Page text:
Is the Fundamental Attribution Error Fundamental or Even An Error?
By Bryan Caplan
Greg Mankiw’s learning psych from Steven Pinker, and I’m green with envy. If I could trade places with Mankiw, I’m sure I’d learn a lot – but at the same time, I could get a lot of objections off my chest. Here’s one that’s been bugging me: Pinker’s lecture on the Fundamental Attribution Error. This is a fancy name for humans’ alleged tendency to attribute too much variation in human behavior to individual differences, and too little to circumstances.
It’s easy to demonstrate this tendency is some experiments. In the classic experiment, people were randomly selected to deliver either a pro-Castro or an anti-Castro speech. Even if members of the audience knew that people did not choose their position, they still tended to think that people believed what they were saying.
That’s fine as far as it goes. But to my mind, all this experiment shows is that if circumstance explains 100% of all variation in behavior, people give circumstance less credit that it deserves. My question: What would happen if you inverted the experiment, so that circumstance explained 0% of the variation? Would people still give circumstance some credit? I strongly suspect they would.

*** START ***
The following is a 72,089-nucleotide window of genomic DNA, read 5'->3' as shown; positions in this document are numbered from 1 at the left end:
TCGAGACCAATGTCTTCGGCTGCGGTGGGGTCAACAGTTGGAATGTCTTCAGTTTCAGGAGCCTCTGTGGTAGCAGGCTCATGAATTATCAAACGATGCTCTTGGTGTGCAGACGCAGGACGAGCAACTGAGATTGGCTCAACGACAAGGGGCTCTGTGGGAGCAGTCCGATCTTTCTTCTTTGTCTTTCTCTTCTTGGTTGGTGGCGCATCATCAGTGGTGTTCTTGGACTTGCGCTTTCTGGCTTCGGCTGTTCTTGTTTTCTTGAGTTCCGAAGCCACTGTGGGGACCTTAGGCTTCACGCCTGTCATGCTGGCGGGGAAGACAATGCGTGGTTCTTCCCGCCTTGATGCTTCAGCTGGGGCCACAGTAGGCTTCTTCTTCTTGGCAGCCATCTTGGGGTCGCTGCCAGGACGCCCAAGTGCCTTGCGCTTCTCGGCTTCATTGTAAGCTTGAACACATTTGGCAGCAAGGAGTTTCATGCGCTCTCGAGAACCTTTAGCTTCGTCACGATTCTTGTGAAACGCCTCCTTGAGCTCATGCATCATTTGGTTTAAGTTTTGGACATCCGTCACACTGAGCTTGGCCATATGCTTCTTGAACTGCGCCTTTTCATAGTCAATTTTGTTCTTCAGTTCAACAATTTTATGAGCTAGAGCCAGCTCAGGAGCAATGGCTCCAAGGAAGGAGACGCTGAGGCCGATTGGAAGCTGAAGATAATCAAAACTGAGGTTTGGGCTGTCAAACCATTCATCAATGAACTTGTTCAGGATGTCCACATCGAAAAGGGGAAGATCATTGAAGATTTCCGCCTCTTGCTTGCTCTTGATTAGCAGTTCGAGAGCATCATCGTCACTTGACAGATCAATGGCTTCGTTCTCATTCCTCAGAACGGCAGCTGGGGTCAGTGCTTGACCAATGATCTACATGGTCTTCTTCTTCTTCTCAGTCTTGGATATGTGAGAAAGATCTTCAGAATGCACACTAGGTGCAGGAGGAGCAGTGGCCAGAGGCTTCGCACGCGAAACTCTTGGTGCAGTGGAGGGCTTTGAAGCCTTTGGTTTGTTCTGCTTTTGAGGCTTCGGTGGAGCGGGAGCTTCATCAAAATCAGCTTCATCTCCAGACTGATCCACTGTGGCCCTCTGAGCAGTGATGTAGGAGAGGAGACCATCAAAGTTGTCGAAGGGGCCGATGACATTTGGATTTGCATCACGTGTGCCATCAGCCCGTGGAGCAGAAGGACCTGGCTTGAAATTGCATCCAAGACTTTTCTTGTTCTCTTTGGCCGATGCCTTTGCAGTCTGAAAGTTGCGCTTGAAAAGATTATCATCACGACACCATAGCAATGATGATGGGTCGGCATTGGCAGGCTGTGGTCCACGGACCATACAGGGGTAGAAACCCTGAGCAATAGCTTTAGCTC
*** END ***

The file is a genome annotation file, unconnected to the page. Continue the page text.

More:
For example, suppose you re-ran the experiment, and let people choose their positions freely. Then ask the audience: Does the speaker genuinely hold this position, or is he faking to earn an extra reward? I bet that even if people were told that everyone got the same payoff, some people would falsely attribute some of the variation to incentives.
More generally, I doubt that the famous experiment has much “external validity.” Is it true that in typical real world problems, we attribute too much to individual differences and too little to circumstances? There are lots of consumption decisions where every choice has the same price – like which basic cable t.v. station to watch, or what food to eat at a buffet. People still vary radically in their choices.
Even more strikingly, people seem repeatedly surprised by the fact that other people don’t make the same choices that they do. “Opera? How can you stand that stuff? Let’s watch something fun, like football.” (“Grr… Opera is fun to me!”) Doesn’t this show that people underestimate the importance of individual differences?
Compared to these experiences, the experimental evidence for the Fundamental Attribution Error seems pretty weak. To me, anyway. After all, doesn’t my position predicts that you might have a very different reaction?